IN OTTAWA … members of the local Amnesty group and youth organizers added colour, symbols and personal messages to black and white artwork with the evocative words ‘BERTA MULTIPLIED’. Those words are used in Honduras to signal to the authorities that killing Berta did not stop the struggle to protect water and life in Lenca territory. Participants of the art-build in Ottawa took photos with their finished images to share on social media. Then they created a banner with all of the images arranged around the words JUSTICE FOR BERTA. This banner will be used at future activism events and at a handover over of petitions and post cards to the Honduran Embassy.
IN TORONTO … members of our Business and Human Rights/Indigenous Issues team worked together to paint a banner to support the defenders who continue Berta’s work.
“Deciding on artistic elements of the banner forced us to take a more critical approach to our work,” reflects National Youth Organizer Shantel Watson. “We looked for symbols that we believed represented the struggles of Honduran Land and Water Defenders while communicating our solidarity with the Lenca People appropriately. This focused work was a great opportunity to engage more closely with members of our network.”
Another group of activists IN TORONTO gathered to create tree hangings.
“The tree of life is symbolic of Berta’s life and legacy,” reflected Micah Molina of the AI Toronto Action Network for Women’s Human Rights (ANWHR). “It is fitting that we macramed the trees with recycled material. Then we talked about how we could utilize the tree hangings at future human rights events. I thought this was a fantastic way to pay homage to Berta, call for justice through art, and build community.”
Karen Castillo, of the National Organizers Program, had this to say: “I was thinking about Berta and her daughters and hoping that our weavings would let the community know they are not alone. I have always felt that art is one of the most powerful and beautiful ways of doing activism.”
ANWHR activist Saba Abbas agreed: “For me, working on the macramé tree of life helped me find hope in the face of a tragic loss such as that of Berta. The beauty of art is that it brings the community together and sensitizes us to painful human right violations without weighing us down or making us lose hope.”
IN TIMMINS … a small but dedicated group led by long-time activist Anita Spadafore literally got hands-on, creating heartfelt messages in English and Spanish on brightly coloured paper hands. The idea was to create something eye-catching, symbolic and easy to transport to Honduras for delivery to Berta’s family and organization. This installation can be hung anywhere, using bright twine. Anita called the local newspaper ahead of the art-build and convinced a reporter to write a story about why people in Timmins were taking action for a far-away human rights defender and her rural community. Once self-isolation measures are lifted, the Timmins group plans to organize another art-build with local students, building on past experiences creating Butterflies for the families of the disappeared in Mexico and blue river messages for land and water defenders in Guatemala.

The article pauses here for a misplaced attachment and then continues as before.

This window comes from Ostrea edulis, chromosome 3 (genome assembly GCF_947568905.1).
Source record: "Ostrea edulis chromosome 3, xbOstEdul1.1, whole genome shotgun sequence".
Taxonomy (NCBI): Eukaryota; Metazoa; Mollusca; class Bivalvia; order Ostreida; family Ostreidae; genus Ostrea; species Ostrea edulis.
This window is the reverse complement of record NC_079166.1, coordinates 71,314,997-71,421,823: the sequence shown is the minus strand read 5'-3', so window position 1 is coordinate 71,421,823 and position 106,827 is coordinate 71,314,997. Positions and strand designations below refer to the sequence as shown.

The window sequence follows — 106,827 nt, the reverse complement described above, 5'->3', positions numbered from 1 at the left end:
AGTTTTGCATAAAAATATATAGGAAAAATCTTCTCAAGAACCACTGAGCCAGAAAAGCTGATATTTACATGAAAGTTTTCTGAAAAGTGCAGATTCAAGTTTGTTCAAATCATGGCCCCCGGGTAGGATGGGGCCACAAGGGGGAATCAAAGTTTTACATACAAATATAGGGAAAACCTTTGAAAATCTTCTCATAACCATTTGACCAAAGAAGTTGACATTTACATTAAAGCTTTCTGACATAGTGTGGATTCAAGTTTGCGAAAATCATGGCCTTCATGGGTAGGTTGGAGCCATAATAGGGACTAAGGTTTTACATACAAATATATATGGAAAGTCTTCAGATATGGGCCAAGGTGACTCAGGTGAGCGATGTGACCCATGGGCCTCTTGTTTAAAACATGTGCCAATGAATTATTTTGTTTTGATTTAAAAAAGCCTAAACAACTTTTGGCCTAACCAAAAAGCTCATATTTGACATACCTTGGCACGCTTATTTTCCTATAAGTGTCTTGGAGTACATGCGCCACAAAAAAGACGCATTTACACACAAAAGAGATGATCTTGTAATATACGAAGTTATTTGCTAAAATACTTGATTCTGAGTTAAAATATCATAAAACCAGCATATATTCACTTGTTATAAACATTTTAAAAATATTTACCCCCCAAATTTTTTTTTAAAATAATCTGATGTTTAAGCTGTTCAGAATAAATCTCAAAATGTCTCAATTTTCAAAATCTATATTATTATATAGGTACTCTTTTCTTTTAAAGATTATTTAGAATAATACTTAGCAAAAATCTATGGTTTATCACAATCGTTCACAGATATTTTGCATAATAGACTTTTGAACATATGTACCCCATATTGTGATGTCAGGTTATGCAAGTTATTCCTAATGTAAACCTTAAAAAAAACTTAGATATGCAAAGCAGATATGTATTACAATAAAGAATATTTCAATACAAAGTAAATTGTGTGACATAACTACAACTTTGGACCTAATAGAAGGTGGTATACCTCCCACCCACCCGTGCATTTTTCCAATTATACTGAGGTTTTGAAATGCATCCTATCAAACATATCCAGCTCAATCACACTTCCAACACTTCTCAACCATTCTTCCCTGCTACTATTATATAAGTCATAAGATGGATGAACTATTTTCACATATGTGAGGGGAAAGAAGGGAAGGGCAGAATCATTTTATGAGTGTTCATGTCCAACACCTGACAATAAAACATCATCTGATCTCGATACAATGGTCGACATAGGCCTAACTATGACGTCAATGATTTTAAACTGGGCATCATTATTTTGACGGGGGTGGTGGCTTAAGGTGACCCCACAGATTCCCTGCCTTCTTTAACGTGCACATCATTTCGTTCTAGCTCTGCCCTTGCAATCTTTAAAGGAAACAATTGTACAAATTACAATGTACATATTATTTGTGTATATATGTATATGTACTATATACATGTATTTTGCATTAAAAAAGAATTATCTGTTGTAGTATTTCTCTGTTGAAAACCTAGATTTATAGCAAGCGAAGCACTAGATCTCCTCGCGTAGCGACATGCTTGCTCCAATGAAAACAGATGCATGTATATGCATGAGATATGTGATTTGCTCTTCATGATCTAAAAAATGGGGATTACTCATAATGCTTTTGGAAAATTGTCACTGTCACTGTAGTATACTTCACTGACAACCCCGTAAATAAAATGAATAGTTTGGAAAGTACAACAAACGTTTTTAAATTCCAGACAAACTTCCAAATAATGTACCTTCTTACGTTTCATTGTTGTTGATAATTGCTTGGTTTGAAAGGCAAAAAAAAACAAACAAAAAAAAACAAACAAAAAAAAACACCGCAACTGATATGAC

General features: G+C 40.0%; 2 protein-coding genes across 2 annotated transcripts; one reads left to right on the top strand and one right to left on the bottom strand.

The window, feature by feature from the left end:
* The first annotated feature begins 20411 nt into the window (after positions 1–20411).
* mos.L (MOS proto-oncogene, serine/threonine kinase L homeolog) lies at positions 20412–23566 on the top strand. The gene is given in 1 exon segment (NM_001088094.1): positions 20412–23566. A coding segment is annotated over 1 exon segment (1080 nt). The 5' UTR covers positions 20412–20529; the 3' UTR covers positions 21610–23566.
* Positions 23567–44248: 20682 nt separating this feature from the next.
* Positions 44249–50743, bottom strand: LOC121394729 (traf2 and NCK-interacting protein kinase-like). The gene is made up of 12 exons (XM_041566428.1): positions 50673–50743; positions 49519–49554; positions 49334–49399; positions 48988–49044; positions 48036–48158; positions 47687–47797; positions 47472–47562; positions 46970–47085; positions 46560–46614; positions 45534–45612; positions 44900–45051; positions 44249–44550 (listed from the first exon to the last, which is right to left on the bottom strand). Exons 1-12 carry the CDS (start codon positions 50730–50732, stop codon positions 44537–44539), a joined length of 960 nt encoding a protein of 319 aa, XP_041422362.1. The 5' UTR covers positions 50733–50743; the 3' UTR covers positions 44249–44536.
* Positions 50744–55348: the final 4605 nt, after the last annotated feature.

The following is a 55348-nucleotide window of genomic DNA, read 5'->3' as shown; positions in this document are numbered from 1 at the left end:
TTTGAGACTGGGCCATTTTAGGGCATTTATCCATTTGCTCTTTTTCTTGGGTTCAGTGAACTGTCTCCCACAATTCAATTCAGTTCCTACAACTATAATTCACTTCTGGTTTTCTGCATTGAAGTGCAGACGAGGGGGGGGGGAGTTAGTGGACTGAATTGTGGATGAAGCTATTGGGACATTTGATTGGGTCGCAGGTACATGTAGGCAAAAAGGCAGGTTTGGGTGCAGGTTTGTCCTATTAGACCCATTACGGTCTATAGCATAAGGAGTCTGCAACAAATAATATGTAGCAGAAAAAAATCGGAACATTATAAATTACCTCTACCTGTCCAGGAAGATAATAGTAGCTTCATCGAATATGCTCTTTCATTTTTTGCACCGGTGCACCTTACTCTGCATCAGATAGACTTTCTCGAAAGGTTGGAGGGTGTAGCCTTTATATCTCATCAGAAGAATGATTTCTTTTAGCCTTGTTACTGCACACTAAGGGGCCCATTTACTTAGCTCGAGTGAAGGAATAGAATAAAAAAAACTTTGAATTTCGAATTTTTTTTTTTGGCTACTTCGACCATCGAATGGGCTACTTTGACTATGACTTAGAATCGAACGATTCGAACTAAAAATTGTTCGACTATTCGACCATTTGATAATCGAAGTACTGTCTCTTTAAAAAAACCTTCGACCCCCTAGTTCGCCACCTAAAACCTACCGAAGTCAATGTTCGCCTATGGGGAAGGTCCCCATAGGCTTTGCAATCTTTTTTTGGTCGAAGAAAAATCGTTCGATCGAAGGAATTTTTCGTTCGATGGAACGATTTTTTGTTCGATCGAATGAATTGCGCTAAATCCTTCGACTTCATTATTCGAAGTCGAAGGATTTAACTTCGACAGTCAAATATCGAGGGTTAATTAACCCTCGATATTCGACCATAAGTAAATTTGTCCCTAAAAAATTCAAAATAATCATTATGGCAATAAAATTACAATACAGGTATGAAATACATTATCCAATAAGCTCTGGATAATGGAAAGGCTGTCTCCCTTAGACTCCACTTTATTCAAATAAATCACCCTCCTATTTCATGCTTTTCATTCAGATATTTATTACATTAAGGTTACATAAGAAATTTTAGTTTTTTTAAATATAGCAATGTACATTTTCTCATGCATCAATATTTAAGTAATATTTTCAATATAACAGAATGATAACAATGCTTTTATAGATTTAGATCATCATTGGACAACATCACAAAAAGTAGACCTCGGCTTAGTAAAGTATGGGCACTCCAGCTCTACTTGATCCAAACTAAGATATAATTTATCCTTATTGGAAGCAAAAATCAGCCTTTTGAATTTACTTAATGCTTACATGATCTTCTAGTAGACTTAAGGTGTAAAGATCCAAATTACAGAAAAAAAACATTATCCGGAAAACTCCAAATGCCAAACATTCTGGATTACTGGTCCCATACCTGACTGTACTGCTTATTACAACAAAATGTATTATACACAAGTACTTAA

IN REGINA … members of the University of Regina Amnesty group took inspiration from Berta and from the young activists who took part in the Ottawa art build. They used the BERTA MULTIPLIED image to create their own messages of shared cause with water defenders under attack in Honduras. The students posted their images on social media to attract online attention. Their art work was used to create an eye-catching display on campus and encourage other students to come over to sign petitions and post cards.
“When we were invited to organize an art-build to mobilize action for Justice for Berta, we weren’t sure what an art-build was all about!” admits student Kathryn Beatrice Bermudez. “But our group was up for giving it a try. The creative approach was great. Lots of people responded.”
5. Post Card Action (postponed until stay-at-home restrictions are lifted)
Do you have connections at your library, a local school, place of worship or elsewhere in your community where you could set up a table and gather signatures on our post card action?
Our goal is to show Honduran authorities that thousands of Canadians are watching and raising their voices with Berta’s organization COPINH to demand that those who ordered the killing of Berta are brought to justice.
Download display posters for your table from these links: Berta poster, Canadian voices carry weight in Honduras poster, Words of Berta’s daughter Laura poster, Attacks continue against defenders who continue Berta’s work poster.